Distributive Factor Out

The Distributive Property of numbers says that we can factor out common values from terms that are connected with an addition operator.

This rule is expressed by the equation ab + ac = a(b + c)

Note

This is a core transformation used in combining like terms, though we normally skip over it mentally because humans are quite smart.

Consider that the 9y + 9y example from above becomes (9 + 9) * y. If you then apply a constant simplification rule, you end up with 18y, which is the result of combining the two like y terms.

Transformations

Given a common parent node, this rule extracts the common value from both sides, leaving an addition and a multiplication.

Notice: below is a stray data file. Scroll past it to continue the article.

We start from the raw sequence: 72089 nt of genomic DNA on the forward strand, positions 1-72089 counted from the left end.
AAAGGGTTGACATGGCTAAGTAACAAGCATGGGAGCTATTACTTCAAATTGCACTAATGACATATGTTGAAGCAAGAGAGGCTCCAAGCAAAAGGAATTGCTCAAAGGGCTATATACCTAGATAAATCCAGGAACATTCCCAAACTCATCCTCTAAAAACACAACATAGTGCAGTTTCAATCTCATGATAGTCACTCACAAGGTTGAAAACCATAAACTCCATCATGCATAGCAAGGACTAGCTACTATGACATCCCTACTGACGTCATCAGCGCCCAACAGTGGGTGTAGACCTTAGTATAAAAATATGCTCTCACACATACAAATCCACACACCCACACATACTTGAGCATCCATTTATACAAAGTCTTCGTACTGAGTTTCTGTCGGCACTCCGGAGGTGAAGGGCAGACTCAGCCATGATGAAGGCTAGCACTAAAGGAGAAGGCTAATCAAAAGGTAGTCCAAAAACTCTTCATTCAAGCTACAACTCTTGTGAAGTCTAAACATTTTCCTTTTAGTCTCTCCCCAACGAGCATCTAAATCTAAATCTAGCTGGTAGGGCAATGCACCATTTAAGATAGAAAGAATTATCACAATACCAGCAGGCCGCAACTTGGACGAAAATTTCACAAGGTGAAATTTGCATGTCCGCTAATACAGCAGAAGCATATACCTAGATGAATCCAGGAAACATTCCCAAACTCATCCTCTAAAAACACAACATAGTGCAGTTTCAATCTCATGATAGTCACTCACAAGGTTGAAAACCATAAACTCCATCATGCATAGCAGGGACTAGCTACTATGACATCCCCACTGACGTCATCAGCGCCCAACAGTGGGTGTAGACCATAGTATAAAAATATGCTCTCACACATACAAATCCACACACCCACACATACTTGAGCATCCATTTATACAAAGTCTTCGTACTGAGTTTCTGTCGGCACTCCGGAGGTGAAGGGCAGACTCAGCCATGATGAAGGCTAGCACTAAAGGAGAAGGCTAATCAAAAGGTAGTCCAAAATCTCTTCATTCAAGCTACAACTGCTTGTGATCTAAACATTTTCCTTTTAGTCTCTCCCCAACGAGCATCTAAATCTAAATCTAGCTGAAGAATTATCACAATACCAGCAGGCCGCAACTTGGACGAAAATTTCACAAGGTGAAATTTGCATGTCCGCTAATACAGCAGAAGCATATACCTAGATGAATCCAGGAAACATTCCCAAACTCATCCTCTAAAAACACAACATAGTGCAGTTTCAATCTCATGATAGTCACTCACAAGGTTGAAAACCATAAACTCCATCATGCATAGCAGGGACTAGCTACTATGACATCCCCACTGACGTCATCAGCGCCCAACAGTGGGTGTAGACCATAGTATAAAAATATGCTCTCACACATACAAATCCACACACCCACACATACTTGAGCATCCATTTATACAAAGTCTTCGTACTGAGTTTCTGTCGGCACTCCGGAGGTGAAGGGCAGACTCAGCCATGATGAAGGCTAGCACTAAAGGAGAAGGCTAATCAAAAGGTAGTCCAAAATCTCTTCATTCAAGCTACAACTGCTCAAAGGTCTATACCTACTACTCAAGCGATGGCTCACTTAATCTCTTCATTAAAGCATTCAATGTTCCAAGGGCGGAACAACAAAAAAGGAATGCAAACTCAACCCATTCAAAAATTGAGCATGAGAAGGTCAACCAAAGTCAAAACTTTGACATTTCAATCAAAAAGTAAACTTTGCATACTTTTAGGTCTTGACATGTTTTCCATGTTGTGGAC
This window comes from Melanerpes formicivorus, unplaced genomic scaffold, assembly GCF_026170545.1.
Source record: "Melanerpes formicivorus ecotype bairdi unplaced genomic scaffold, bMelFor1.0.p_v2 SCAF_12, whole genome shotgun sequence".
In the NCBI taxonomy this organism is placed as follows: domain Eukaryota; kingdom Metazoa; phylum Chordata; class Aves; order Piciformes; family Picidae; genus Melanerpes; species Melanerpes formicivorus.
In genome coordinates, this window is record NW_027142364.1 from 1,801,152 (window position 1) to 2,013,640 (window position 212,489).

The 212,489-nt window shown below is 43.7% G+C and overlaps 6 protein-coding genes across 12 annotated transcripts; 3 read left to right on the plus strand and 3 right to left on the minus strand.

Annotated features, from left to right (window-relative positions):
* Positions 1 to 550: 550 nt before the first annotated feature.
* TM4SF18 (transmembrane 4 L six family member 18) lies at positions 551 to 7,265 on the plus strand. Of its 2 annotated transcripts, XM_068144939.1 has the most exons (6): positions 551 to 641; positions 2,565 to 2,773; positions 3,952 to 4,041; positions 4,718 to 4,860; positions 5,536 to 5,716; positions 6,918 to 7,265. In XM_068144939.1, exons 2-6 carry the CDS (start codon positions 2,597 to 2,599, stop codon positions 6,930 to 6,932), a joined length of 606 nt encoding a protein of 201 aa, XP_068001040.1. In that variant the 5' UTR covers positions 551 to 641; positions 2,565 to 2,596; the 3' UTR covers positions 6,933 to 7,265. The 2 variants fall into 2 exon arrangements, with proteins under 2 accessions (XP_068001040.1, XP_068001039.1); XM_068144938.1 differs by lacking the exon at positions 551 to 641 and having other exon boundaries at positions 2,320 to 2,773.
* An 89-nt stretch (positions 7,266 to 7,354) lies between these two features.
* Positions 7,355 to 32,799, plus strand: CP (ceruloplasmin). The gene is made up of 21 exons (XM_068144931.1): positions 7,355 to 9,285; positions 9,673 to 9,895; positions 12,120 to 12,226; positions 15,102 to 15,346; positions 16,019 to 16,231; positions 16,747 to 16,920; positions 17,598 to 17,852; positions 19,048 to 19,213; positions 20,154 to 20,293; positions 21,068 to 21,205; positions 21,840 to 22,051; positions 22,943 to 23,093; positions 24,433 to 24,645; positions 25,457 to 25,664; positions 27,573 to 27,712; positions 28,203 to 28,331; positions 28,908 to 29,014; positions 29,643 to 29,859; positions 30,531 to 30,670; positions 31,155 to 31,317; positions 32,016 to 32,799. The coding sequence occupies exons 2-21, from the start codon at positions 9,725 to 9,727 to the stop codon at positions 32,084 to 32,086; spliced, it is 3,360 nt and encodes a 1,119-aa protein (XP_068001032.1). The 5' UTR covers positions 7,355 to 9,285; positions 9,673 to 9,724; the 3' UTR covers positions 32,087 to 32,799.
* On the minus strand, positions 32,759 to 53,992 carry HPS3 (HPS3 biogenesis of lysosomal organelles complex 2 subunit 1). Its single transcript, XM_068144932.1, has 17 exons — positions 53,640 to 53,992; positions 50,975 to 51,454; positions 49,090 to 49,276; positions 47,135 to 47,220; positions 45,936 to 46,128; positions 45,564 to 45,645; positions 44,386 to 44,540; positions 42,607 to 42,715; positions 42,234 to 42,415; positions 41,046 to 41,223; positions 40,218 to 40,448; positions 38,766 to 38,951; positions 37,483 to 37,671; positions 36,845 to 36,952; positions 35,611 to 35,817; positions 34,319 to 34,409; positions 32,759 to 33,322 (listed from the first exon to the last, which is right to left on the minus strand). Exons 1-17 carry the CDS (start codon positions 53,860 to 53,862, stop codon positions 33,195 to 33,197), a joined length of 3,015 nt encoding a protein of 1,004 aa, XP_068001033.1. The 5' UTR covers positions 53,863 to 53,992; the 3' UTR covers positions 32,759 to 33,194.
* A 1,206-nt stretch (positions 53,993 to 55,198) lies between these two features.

Addition

ab + ac = a(b + c)

          +               *
         / \             / \
        /   \           /   \
       /     \    ->   /     \
      *       *       a       +
     / \     / \             / \
    a   b   a   c           b   c

Examples

Info

All the examples shown below are drawn from the mathy test suite that verifies the expected input/output combinations for rule transformations.

Input Output Valid
5.8c + (3393c + 6o + -8614k) (5.8 + 3393) * c + (6o + -8614k)
8c + (4v + 9n) + 7n + 4r 8c + 4v + (9 + 7) * n + 4r
11 + 11d + (1d + d^2) 11 + (11 + 1) * d + d^2
5a + o + (o + y) + 4s 5a + (1 + 1) * o + y + 4s
15 + 20j + 9j 15 + (20 + 9) * j
23f + (5f + 5d) (23 + 5) * f + 5d
9y + 9y (9 + 9) * y
14x + 7x (14 + 7) * x
6 + 4 (3 + 2) * 2
7 + 7 (1 + 1) * 7
4 + (z + 4) --- ---
(z * 4 + z * 84x) + 1 --- ---